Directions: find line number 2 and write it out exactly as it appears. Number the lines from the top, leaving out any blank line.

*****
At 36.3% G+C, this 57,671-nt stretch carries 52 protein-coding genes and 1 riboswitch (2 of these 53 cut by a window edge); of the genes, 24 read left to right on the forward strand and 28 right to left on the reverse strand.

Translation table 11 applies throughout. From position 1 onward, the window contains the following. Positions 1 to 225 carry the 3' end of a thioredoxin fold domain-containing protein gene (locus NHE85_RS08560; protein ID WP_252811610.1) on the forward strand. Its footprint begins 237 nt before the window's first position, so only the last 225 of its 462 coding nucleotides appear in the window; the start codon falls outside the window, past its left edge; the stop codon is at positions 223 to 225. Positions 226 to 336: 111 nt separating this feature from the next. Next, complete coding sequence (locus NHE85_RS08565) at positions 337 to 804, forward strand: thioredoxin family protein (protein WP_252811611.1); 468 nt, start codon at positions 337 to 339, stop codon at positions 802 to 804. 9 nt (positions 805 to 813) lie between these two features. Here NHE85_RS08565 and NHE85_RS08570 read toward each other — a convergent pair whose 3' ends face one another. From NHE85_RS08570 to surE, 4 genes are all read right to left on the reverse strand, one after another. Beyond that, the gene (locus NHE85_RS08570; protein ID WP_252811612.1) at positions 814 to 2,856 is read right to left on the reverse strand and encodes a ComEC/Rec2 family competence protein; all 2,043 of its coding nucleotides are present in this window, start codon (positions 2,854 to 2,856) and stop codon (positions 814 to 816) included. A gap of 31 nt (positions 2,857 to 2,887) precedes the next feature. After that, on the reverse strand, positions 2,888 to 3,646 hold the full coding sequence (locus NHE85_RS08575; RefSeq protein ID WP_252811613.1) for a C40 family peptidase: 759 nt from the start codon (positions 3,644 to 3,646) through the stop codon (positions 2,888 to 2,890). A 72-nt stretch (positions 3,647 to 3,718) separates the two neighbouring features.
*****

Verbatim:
Translation table 11 applies throughout. From position 1 onward, the window contains the following. Positions 1 to 225 carry the 3' end of a thioredoxin fold domain-containing protein gene (locus NHE85_RS08560; protein ID WP_252811610.1) on the forward strand. Its footprint begins 237 nt before the window's first position, so only the last 225 of its 462 coding nucleotides appear in the window; the start codon falls outside the window, past its left edge; the stop codon is at positions 223 to 225. Positions 226 to 336: 111 nt separating this feature from the next. Next, complete coding sequence (locus NHE85_RS08565) at positions 337 to 804, forward strand: thioredoxin family protein (protein WP_252811611.1); 468 nt, start codon at positions 337 to 339, stop codon at positions 802 to 804. 9 nt (positions 805 to 813) lie between these two features. Here NHE85_RS08565 and NHE85_RS08570 read toward each other — a convergent pair whose 3' ends face one another. From NHE85_RS08570 to surE, 4 genes are all read right to left on the reverse strand, one after another. Beyond that, the gene (locus NHE85_RS08570; protein ID WP_252811612.1) at positions 814 to 2,856 is read right to left on the reverse strand and encodes a ComEC/Rec2 family competence protein; all 2,043 of its coding nucleotides are present in this window, start codon (positions 2,854 to 2,856) and stop codon (positions 814 to 816) included. A gap of 31 nt (positions 2,857 to 2,887) precedes the next feature. After that, on the reverse strand, positions 2,888 to 3,646 hold the full coding sequence (locus NHE85_RS08575; RefSeq protein ID WP_252811613.1) for a C40 family peptidase: 759 nt from the start codon (positions 3,644 to 3,646) through the stop codon (positions 2,888 to 2,890). A 72-nt stretch (positions 3,647 to 3,718) separates the two neighbouring features.